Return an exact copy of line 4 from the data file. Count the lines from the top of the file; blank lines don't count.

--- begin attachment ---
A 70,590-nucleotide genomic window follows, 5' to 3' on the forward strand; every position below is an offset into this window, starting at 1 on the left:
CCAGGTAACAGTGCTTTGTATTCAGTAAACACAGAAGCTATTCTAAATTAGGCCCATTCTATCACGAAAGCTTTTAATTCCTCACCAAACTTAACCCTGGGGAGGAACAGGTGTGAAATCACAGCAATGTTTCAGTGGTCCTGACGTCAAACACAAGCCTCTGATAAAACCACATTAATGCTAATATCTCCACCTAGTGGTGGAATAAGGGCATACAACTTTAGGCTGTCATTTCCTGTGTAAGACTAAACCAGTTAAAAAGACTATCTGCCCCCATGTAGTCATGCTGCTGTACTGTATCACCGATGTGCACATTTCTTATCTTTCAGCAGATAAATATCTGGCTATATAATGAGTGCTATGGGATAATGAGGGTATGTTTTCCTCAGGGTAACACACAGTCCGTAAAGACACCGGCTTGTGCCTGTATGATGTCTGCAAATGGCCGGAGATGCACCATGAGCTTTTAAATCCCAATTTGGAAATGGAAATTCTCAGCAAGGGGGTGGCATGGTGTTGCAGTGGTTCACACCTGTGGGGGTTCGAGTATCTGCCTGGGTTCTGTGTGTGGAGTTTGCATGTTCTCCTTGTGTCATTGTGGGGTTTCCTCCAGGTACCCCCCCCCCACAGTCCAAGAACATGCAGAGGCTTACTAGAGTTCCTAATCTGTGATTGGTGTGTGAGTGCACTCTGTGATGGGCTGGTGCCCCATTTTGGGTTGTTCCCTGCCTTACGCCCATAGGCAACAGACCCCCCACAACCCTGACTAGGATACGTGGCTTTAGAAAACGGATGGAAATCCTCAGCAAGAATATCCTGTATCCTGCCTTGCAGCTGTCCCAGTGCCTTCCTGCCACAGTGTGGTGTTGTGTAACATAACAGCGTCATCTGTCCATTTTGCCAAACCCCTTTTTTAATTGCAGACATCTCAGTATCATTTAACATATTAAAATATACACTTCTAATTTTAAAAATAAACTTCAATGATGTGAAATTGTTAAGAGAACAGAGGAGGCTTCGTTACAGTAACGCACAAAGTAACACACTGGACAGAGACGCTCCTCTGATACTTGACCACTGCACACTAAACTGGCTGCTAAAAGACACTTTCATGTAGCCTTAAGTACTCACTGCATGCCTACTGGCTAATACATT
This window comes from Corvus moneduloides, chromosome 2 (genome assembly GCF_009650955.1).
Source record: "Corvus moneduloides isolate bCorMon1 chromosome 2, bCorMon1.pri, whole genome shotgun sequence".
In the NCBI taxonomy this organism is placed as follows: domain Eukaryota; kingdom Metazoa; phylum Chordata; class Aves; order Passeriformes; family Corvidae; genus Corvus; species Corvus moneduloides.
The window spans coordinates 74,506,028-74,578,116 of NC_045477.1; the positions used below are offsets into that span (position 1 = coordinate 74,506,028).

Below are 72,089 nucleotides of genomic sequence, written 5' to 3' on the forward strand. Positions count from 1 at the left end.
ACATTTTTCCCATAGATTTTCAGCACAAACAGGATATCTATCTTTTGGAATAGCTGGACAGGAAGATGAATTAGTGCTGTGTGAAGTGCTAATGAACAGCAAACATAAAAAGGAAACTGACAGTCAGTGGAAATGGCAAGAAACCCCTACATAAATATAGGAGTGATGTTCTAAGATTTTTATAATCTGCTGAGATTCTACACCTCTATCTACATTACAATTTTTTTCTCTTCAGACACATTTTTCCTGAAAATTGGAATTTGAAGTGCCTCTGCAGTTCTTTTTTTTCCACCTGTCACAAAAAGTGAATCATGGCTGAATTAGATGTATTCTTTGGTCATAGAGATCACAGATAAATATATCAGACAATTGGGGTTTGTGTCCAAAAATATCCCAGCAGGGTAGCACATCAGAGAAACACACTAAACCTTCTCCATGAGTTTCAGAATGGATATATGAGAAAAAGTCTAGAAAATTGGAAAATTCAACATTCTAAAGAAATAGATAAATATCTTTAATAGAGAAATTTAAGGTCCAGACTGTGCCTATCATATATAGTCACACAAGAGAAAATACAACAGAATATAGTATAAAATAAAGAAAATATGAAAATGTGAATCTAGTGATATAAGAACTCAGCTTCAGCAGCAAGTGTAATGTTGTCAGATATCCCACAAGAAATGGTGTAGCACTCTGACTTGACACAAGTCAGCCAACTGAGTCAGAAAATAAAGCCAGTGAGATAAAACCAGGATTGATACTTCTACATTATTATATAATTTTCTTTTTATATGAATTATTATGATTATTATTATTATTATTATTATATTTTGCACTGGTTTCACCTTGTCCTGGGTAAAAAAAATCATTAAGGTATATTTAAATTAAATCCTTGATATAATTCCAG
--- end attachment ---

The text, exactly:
Source record: "Corvus moneduloides isolate bCorMon1 chromosome 2, bCorMon1.pri, whole genome shotgun sequence".